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## Homework Statement

[tex]{\int}{\int}{\int}ydV[/tex] over the region E, where E is bounded by x=0, y=0, z=0, and 2x+2y+z=4

## Homework Equations

n/a

## The Attempt at a Solution

Assuming that x and y must both be positive, which the boundary conditions seem to require, then the most either one can be is 2, so I have the bounds for x and y being from 0 to 2. Then for z, I guessed that 4-2x-2y is above the xy-plane(webMathematica's Three-Dimensional Visualizer doesn't make the picture any clearer), so the integration looks like so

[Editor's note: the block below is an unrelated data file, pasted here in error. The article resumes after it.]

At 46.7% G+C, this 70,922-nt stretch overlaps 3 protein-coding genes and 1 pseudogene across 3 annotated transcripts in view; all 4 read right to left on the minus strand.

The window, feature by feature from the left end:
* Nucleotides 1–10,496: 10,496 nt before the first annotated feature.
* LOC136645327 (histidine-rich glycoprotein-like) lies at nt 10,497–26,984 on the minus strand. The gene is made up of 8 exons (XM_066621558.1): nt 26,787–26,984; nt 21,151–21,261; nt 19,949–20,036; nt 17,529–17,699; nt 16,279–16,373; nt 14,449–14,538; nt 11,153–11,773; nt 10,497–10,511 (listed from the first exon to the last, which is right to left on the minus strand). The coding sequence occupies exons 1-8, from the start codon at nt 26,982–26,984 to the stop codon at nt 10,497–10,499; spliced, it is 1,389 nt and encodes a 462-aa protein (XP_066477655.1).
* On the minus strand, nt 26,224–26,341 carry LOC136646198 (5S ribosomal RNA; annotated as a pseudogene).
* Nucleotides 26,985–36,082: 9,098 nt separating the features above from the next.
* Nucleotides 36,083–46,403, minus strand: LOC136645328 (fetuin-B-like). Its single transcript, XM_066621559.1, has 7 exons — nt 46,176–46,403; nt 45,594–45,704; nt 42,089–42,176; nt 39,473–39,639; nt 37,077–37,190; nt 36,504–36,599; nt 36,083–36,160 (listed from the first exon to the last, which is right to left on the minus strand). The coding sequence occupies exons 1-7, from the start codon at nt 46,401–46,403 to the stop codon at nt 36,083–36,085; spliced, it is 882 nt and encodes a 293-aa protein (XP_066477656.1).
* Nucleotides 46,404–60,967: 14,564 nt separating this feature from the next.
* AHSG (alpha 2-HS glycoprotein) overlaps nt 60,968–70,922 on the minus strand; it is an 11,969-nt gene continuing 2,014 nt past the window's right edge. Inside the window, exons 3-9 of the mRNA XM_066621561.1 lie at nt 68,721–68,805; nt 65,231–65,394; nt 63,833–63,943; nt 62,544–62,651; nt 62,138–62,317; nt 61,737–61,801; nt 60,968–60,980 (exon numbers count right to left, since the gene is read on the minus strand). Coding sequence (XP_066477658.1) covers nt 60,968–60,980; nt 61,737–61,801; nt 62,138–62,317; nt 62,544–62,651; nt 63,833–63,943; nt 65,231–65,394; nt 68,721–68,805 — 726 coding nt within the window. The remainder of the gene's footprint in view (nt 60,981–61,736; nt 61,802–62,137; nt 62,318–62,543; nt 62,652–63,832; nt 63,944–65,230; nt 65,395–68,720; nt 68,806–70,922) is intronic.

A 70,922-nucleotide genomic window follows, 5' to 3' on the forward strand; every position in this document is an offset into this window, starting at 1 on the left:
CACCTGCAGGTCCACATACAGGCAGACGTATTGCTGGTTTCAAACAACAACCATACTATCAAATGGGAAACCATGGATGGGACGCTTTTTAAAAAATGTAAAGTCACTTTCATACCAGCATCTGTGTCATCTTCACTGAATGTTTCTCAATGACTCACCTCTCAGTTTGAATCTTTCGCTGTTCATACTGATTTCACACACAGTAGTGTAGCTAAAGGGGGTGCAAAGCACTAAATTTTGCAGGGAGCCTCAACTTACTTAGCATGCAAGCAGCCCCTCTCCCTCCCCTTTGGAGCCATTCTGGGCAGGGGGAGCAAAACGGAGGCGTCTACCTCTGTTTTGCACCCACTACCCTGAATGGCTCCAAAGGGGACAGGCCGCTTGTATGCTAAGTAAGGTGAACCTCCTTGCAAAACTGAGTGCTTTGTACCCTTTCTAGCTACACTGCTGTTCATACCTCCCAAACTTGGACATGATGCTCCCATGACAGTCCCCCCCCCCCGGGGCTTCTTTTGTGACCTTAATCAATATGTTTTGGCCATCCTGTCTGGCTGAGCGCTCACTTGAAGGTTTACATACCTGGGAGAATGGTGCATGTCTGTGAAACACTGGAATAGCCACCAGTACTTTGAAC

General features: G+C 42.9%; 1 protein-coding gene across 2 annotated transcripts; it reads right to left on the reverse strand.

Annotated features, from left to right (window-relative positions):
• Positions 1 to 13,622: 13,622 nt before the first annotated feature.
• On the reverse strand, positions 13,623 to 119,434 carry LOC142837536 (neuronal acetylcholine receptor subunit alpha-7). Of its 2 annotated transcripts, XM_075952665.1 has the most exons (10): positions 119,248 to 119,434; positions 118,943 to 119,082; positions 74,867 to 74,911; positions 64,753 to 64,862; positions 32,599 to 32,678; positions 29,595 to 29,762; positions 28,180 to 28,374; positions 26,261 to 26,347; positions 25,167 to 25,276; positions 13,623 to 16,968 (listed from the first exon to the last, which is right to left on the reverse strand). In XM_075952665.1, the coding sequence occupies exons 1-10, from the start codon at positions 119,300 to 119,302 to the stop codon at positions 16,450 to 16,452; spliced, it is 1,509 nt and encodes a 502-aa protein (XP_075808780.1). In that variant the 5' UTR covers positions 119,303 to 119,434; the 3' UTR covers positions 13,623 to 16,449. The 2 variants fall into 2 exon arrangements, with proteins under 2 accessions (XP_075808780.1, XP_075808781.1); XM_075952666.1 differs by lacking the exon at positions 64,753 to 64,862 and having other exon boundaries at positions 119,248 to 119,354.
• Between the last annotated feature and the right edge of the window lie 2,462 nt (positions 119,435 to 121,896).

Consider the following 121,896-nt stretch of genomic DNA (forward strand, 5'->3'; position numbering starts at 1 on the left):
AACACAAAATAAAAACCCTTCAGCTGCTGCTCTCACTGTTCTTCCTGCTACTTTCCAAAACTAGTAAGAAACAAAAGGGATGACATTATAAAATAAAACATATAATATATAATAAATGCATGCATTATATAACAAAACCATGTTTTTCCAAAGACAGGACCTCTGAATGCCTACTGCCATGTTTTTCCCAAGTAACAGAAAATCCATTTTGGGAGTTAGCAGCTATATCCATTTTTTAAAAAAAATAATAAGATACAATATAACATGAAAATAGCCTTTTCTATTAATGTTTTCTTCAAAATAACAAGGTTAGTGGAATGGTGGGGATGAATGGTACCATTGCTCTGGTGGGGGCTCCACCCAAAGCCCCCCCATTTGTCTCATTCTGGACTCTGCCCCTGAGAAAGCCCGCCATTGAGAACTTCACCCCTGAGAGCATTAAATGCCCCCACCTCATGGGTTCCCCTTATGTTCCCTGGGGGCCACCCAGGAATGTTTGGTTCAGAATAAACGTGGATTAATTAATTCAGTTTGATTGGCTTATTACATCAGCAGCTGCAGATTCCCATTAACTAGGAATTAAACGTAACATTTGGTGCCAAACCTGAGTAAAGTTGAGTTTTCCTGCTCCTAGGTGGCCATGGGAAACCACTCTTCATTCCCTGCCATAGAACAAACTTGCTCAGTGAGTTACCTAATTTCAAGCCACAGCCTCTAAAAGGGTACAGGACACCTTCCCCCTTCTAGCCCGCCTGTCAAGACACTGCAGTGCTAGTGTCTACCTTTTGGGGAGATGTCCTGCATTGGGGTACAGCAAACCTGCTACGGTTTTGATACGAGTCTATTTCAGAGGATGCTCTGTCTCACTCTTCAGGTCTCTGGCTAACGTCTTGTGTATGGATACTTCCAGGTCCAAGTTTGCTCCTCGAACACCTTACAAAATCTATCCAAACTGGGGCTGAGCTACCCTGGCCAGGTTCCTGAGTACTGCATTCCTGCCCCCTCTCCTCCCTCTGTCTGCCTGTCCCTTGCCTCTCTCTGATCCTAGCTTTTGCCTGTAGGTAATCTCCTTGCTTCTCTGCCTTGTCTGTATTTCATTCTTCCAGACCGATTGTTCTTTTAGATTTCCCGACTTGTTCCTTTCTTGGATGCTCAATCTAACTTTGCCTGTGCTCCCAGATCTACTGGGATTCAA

[tex]{\int_0^2}{\int_0^2}{\int_0^{4-2x-2y}}ydzdxdy[/tex], which becomes

[tex]{\int_0^2}{\int_0^2}4y-2xy-2y^{2}dxdy[/tex] and then

[tex]{\int_0^2}4y-4y^{2}dy[/tex] and finally integrating to

[tex](2y^{2}-\frac{4}{3}y^{3})_{0}^{2}=-\frac{8}{3}[/tex], which puzzles me to no end. If I integrate above the xy-plane, I get a negative answer, and if I integrate below the xy-plane, I get a positive answer. Can somebody illuminate me on this nonsense?(I struggled to identify properly the bounds as may be clear to you)